Unlike traditional corrective surgery, refractive correction is less invasive and requires no surgical incisions. However, this method of treatment does not address the underlying cause of the cataract itself and usually only offers temporary relief from its symptoms.

It’s important to note that treating presenile cataracts can be a long process. The exact course of treatment will depend on the severity and size of the cataract, as well as the individual’s medical history.

The doctor may recommend lifestyle changes such as quitting smoking or wearing sunglasses to protect against UV rays. Additionally, they may prescribe topical medications or eye drops that help reduce inflammation and slow down the progression of the presenile cataract.

Presenile cataracts can also be treated using laser therapies, which involve using lasers to break up clumps of protein to improve vision. This type of therapy is often combined with corrective lenses or surgery to further improve vision quality.

Postoperative Care of a Patient After Presenile Cataract Surgery

Postoperative Care of a Patient After Presenile Cataract Surgery

The postoperative care of a patient after presenile cataract surgery is very important to ensure a successful outcome. The following are some general tips that will be helpful during the recovery period:

1. Take it easy: Following surgery, patients should take it easy and avoid any strenuous activity or heavy lifting for the first few days. This will help reduce any possible complications.

2. Rest: Patients should rest as much as possible following surgery to heal properly and reduce the risk of developing complications.

3. Keep an elevated head: Following surgery, patients should keep their heads elevated for at least four weeks to minimize swelling and improve healing.

4. Avoid contact sports: Contact sports such as soccer or basketball can lead to serious injuries if done incorrectly following cataract surgery. It is best to avoid these activities until the doctor advises otherwise.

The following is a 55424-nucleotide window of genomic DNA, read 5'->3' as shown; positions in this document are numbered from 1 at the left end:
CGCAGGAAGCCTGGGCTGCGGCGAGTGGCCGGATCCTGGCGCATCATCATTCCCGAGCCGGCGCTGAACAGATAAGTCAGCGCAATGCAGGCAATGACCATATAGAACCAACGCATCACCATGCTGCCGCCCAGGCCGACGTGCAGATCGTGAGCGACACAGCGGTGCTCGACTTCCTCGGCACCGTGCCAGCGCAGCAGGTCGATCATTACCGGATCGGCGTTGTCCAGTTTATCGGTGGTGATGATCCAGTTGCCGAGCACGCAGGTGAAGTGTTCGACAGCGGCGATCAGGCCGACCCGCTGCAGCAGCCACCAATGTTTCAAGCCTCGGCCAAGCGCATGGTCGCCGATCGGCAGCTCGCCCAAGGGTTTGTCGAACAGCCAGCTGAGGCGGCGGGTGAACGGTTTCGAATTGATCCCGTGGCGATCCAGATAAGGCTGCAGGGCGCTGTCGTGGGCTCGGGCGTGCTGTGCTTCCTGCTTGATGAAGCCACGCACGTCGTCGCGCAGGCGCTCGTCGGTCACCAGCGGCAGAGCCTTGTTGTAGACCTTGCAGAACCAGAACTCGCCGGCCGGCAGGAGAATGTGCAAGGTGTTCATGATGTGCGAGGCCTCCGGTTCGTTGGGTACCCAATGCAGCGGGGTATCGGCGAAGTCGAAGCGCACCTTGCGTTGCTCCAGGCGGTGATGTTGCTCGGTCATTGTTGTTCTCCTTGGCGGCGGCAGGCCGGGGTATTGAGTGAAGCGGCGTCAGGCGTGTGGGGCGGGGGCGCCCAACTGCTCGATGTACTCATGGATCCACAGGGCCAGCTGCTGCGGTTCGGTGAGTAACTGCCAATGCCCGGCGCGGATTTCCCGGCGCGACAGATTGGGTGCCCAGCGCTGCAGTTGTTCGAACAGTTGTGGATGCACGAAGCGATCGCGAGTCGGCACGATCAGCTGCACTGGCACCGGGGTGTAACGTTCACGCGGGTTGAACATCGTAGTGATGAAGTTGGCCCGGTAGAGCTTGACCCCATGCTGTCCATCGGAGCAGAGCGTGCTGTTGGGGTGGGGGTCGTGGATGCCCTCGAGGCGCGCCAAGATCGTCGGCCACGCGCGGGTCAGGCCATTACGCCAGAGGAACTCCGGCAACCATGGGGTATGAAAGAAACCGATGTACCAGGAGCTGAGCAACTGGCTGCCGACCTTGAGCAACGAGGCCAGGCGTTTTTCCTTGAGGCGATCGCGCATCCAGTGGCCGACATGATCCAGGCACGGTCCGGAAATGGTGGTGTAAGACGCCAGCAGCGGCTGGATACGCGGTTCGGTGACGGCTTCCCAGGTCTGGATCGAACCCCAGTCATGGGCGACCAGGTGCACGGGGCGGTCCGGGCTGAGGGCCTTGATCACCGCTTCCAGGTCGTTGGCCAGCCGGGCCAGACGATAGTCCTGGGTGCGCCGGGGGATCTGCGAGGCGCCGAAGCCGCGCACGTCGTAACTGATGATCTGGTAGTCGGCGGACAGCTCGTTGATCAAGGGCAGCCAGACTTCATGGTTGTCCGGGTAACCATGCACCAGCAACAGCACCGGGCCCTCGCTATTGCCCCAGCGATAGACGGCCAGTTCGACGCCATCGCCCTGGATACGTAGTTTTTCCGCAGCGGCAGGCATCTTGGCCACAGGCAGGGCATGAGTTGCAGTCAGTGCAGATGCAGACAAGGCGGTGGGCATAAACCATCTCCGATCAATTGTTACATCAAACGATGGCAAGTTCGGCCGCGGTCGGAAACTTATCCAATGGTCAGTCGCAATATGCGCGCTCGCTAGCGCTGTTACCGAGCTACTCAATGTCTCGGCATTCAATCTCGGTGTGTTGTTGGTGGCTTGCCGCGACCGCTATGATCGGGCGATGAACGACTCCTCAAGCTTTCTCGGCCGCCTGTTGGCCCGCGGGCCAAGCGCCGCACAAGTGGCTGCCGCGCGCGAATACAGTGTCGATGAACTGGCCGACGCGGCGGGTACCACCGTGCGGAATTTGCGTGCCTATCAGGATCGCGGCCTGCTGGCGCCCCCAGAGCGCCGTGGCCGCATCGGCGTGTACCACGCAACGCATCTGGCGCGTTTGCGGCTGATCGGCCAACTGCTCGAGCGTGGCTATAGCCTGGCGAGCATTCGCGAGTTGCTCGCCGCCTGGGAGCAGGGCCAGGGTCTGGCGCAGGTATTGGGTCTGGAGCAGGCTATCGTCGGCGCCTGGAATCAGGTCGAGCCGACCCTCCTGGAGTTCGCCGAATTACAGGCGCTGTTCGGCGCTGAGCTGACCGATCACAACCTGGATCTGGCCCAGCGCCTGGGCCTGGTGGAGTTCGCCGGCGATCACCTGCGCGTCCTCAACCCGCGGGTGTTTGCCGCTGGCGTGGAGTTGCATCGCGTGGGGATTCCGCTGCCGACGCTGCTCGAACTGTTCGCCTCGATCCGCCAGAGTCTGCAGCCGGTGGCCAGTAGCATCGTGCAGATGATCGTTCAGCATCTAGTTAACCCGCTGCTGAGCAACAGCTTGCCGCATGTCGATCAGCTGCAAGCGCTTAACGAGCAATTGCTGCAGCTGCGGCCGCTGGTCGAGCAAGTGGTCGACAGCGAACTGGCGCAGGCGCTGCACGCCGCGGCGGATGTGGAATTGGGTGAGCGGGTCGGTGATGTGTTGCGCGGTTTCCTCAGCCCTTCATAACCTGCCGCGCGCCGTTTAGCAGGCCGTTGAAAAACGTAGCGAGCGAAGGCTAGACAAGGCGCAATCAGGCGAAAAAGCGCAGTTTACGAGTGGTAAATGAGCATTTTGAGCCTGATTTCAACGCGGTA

5. Apply pressure: Applying pressure to the eyes can help speed up healing and reduce the chances of developing complications postoperatively.

6. Try to eat a balanced diet: Following surgery, it is important to eat a balanced diet that contains plenty of fresh fruits and vegetables. This will help ensure that the patient is getting the necessary nutrients for healing.

7. Take pain medication as prescribed: If required, patients should take pain medication as prescribed to reduce any discomfort.

8. Use sunscreen: Patients should use sunscreen when outside, as sunlight can cause additional damage to the eyes following surgery.


A presenile cataract is a type of age-related cataract that typically develops in people over the age of 65. The name “presenile” refers to its presence in people who are older than 70 years at the time of diagnosis. In contrast, juvenile cataracts usually develop between the ages of 20 and 40 years and are more common in women.

Symptoms of presenile cataracts usually include cloudy vision, difficulty reading or seeing details, decreased day or night vision, and interference with outdoor activities such as gardening or playing golf. Treatment options for presenile cataracts vary depending on the severity of symptoms and may include surgery to remove the cataract or corrective lenses.

Cataract surgery is a safe and painless procedure. At MantraCare we have a team of experienced eye surgeons, who will be happy to answer any questions on cataract surgery. Call us at +91-9711116605 for any inquiries.